Today marks the 44th anniversary of Apollo 7's launch from the Cape Kennedy Air Force Station in Florida, the first US mission of the Apollo program to have astronauts aboard. Commander Walter Schirra, command module pilot Donn Eisele, and module pilot Walter Cunningham made up the first of many all-American crews in space. Apollo 7 paved the way for all the historic spaceflights that followed, like the moon landing, and to honor the mission's success, here are seven things you probably didn't know about Apollo 7, but really should.
- The crew won an Emmy award for their seven live nationwide television broadcasts in 1968, known as the "Walt, Wally, and Donn Show," from a part of the spacecraft the astronauts dubbed, "The Lovely Apollo Room High Atop Everything." The show was the first live TV broadcast from space during a manned space flight.
- The three-man crew all came down with head colds, which causes nasal congestion, headache, and runny nose. Needless to say, the astronauts weren't at their best and got a little snappy with Mission Control. As a result, NASA did not invite any of the men back for future spaceflights.
- Apollo 7 was the first NASA mission after the tragic Apollo 1 launchpad fire. The three astronauts aboard Apollo 1 — Virgil Grissom, Edward White, and Roger Chaffee — all died during the launchpad test preparing the vehicle for the first manned spaceflight.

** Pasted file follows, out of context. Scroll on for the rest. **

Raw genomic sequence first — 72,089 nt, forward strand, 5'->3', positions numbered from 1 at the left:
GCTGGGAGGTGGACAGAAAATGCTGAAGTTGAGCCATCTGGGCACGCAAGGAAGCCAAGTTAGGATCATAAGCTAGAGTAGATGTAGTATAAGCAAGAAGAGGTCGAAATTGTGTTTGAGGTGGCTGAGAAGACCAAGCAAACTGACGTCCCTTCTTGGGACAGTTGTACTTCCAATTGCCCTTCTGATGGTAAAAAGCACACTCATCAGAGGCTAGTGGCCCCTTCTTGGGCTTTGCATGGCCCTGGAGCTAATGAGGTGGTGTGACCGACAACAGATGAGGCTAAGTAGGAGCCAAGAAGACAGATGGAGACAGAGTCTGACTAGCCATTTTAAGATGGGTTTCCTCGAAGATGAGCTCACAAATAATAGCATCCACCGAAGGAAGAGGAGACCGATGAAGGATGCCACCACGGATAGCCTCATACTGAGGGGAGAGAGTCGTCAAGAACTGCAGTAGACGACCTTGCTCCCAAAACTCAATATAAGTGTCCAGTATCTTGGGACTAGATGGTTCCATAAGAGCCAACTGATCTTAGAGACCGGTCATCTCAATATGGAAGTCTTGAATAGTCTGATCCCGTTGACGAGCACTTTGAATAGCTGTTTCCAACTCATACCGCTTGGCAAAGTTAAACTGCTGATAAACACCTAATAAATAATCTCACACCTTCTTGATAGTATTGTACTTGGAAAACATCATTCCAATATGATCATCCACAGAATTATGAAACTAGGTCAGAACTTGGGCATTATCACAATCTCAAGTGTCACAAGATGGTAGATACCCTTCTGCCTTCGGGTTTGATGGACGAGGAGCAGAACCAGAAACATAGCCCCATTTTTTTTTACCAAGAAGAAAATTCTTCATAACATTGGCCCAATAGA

- The spacecraft's mission was just a test. Apollo 7's objective was to perform a full in-space manned test of the main Apollo spacecraft and its equipment on board. The crew of the subsequent mission, Apollo 8, were the first humans to leave low Earth orbit and circle the moon, which paved the way for the crew of Apollo 11 to successfully land a man on the lunar surface.
- Apollo 7 orbited the Earth 163 times over the course of 10 days, 20 hours, and nine minutes. At the time, the crew aboard Apollo 7 spent more time in space than all the Soviet space missions combined.
- Meals aboard Apollo 7 included fruit cocktail, cinnamon toast, cocoa, chicken salad, gingerbread, apricot cereal cubes, pot roast, and butterscotch pudding. The fare was, of course, dehydrated, and made edible by adding water. Astronauts Walt, Wally, and Donn actually complained to The New York Times that their food was "too plentiful and too sweet."
- Apollo 7 landed in the Atlantic Ocean upside down. Upon returning back to Earth, the astronauts hung from their restraining belts for a few minutes before three inflated bags were activated to flip the spacecraft.
More trivia about Apollo 7 and its crew after the break.